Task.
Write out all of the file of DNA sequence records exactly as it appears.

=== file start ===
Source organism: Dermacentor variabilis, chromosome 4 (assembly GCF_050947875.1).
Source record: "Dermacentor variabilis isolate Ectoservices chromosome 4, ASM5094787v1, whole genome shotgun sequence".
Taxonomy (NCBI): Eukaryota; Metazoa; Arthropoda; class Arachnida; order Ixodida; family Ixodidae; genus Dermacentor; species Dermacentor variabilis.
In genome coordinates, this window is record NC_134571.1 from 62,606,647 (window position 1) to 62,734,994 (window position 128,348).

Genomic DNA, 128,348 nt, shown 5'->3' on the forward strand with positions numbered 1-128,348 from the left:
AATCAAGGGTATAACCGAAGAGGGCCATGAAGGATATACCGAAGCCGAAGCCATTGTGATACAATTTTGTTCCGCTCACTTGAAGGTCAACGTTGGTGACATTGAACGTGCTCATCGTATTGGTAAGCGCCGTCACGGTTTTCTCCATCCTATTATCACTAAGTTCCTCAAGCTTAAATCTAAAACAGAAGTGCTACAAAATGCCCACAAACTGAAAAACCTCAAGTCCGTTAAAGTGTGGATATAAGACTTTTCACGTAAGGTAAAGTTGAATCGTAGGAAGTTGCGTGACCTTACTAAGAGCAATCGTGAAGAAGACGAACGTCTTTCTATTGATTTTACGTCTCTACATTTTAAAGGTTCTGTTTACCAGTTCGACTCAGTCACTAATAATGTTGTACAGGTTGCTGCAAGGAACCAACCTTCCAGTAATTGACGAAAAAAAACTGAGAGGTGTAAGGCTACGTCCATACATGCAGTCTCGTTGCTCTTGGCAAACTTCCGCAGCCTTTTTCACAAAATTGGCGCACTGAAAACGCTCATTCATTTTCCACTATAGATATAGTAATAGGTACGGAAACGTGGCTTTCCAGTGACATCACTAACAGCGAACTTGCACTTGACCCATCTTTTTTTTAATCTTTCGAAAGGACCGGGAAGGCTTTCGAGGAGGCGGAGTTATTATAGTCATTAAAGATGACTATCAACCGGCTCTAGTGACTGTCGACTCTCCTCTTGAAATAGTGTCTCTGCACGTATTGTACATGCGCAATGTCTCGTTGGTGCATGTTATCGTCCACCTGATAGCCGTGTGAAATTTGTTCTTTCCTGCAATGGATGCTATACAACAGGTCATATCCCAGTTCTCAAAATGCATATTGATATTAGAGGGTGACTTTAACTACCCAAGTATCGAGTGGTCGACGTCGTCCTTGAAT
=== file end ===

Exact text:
Source organism: Dermacentor variabilis, chromosome 4 (assembly GCF_050947875.1).
Source record: "Dermacentor variabilis isolate Ectoservices chromosome 4, ASM5094787v1, whole genome shotgun sequence".
Taxonomy (NCBI): Eukaryota; Metazoa; Arthropoda; class Arachnida; order Ixodida; family Ixodidae; genus Dermacentor; species Dermacentor variabilis.
In genome coordinates, this window is record NC_134571.1 from 62,606,647 (window position 1) to 62,734,994 (window position 128,348).

Genomic DNA, 128,348 nt, shown 5'->3' on the forward strand with positions numbered 1-128,348 from the left:
AATCAAGGGTATAACCGAAGAGGGCCATGAAGGATATACCGAAGCCGAAGCCATTGTGATACAATTTTGTTCCGCTCACTTGAAGGTCAACGTTGGTGACATTGAACGTGCTCATCGTATTGGTAAGCGCCGTCACGGTTTTCTCCATCCTATTATCACTAAGTTCCTCAAGCTTAAATCTAAAACAGAAGTGCTACAAAATGCCCACAAACTGAAAAACCTCAAGTCCGTTAAAGTGTGGATATAAGACTTTTCACGTAAGGTAAAGTTGAATCGTAGGAAGTTGCGTGACCTTACTAAGAGCAATCGTGAAGAAGACGAACGTCTTTCTATTGATTTTACGTCTCTACATTTTAAAGGTTCTGTTTACCAGTTCGACTCAGTCACTAATAATGTTGTACAGGTTGCTGCAAGGAACCAACCTTCCAGTAATTGACGAAAAAAAACTGAGAGGTGTAAGGCTACGTCCATACATGCAGTCTCGTTGCTCTTGGCAAACTTCCGCAGCCTTTTTCACAAAATTGGCGCACTGAAAACGCTCATTCATTTTCCACTATAGATATAGTAATAGGTACGGAAACGTGGCTTTCCAGTGACATCACTAACAGCGAACTTGCACTTGACCCATCTTTTTTTTAATCTTTCGAAAGGACCGGGAAGGCTTTCGAGGAGGCGGAGTTATTATAGTCATTAAAGATGACTATCAACCGGCTCTAGTGACTGTCGACTCTCCTCTTGAAATAGTGTCTCTGCACGTATTGTACATGCGCAATGTCTCGTTGGTGCATGTTATCGTCCACCTGATAGCCGTGTGAAATTTGTTCTTTCCTGCAATGGATGCTATACAACAGGTCATATCCCAGTTCTCAAAATGCATATTGATATTAGAGGGTGACTTTAACTACCCAAGTATCGAGTGGTCGACGTCGTCCTTGAAT